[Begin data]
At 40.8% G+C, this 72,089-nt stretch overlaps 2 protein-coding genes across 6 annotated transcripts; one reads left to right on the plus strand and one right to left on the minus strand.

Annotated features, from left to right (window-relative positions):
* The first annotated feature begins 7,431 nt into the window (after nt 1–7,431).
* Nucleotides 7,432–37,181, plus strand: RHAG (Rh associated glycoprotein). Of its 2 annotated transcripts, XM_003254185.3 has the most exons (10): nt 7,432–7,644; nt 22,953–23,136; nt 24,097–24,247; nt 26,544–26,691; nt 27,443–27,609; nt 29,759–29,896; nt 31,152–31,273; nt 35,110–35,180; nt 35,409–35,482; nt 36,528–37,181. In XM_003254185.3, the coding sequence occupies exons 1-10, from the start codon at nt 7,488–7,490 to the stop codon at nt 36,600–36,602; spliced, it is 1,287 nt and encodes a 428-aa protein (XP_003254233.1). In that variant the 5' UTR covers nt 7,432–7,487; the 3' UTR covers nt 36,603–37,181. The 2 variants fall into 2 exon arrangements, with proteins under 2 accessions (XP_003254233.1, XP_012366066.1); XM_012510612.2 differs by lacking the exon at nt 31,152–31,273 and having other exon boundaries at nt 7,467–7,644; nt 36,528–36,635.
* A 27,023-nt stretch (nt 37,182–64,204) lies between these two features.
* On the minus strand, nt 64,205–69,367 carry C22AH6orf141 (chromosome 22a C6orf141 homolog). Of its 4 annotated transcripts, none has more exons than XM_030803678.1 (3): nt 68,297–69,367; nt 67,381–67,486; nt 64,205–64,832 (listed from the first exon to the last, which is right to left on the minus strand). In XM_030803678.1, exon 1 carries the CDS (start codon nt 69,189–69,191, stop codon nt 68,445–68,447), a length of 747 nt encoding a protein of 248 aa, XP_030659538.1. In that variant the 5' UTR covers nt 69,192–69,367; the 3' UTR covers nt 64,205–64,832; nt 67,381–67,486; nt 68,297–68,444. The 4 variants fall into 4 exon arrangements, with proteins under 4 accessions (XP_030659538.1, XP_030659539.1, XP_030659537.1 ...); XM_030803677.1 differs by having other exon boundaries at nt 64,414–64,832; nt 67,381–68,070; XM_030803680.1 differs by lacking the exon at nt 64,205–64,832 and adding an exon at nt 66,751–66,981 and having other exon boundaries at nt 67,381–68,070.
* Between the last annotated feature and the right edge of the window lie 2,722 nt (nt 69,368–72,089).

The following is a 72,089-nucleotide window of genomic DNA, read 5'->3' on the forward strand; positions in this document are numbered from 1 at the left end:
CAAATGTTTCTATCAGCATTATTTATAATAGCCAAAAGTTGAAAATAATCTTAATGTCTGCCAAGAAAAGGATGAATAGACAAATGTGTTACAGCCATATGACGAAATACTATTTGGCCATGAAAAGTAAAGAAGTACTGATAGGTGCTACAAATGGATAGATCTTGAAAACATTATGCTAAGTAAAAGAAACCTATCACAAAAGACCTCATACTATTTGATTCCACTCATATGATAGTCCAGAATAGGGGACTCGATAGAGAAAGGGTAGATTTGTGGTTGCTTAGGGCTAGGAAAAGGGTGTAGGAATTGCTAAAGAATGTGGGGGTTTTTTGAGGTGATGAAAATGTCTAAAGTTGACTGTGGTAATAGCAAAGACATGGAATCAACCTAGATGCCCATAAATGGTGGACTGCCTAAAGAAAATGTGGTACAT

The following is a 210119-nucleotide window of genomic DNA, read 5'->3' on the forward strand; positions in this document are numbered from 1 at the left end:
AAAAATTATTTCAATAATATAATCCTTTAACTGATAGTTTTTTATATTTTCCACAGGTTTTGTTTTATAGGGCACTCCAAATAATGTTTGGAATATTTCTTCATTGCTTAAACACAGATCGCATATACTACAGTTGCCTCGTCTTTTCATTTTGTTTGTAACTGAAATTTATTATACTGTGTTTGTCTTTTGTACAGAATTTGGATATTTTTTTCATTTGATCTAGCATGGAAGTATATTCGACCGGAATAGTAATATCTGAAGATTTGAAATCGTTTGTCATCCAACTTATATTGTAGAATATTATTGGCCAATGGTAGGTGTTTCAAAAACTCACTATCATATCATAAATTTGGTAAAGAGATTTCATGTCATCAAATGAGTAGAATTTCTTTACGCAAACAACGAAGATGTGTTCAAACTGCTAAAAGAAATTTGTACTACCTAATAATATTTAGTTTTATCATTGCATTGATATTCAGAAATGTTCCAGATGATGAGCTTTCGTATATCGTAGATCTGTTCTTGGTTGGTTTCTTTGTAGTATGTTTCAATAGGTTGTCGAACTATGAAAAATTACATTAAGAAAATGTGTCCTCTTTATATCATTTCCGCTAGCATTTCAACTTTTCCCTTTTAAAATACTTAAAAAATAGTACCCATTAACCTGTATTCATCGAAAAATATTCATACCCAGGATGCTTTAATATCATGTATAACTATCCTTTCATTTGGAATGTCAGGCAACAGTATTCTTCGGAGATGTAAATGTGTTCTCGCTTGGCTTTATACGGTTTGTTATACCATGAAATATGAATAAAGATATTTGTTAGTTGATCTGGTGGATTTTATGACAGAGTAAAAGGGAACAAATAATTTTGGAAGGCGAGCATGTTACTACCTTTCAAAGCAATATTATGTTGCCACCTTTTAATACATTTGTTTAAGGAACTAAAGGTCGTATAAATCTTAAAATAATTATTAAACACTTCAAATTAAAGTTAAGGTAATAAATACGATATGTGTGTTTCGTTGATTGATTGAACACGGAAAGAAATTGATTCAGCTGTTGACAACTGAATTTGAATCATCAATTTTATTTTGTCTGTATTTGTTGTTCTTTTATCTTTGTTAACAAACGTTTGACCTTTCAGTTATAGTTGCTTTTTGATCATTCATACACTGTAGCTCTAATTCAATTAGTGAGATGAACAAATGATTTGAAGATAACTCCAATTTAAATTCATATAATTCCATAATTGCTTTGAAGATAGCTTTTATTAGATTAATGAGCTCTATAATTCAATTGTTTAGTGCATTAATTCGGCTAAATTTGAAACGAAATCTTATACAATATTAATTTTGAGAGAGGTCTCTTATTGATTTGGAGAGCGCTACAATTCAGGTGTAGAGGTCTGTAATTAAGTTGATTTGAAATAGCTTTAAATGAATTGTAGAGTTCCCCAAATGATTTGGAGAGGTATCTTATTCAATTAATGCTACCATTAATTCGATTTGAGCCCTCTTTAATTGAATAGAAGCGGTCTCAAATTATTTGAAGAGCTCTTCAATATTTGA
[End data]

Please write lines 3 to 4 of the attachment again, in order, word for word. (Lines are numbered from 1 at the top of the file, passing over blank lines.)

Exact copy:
* The first annotated feature begins 7,431 nt into the window (after nt 1–7,431).
* Nucleotides 7,432–37,181, plus strand: RHAG (Rh associated glycoprotein). Of its 2 annotated transcripts, XM_003254185.3 has the most exons (10): nt 7,432–7,644; nt 22,953–23,136; nt 24,097–24,247; nt 26,544–26,691; nt 27,443–27,609; nt 29,759–29,896; nt 31,152–31,273; nt 35,110–35,180; nt 35,409–35,482; nt 36,528–37,181. In XM_003254185.3, the coding sequence occupies exons 1-10, from the start codon at nt 7,488–7,490 to the stop codon at nt 36,600–36,602; spliced, it is 1,287 nt and encodes a 428-aa protein (XP_003254233.1). In that variant the 5' UTR covers nt 7,432–7,487; the 3' UTR covers nt 36,603–37,181. The 2 variants fall into 2 exon arrangements, with proteins under 2 accessions (XP_003254233.1, XP_012366066.1); XM_012510612.2 differs by lacking the exon at nt 31,152–31,273 and having other exon boundaries at nt 7,467–7,644; nt 36,528–36,635.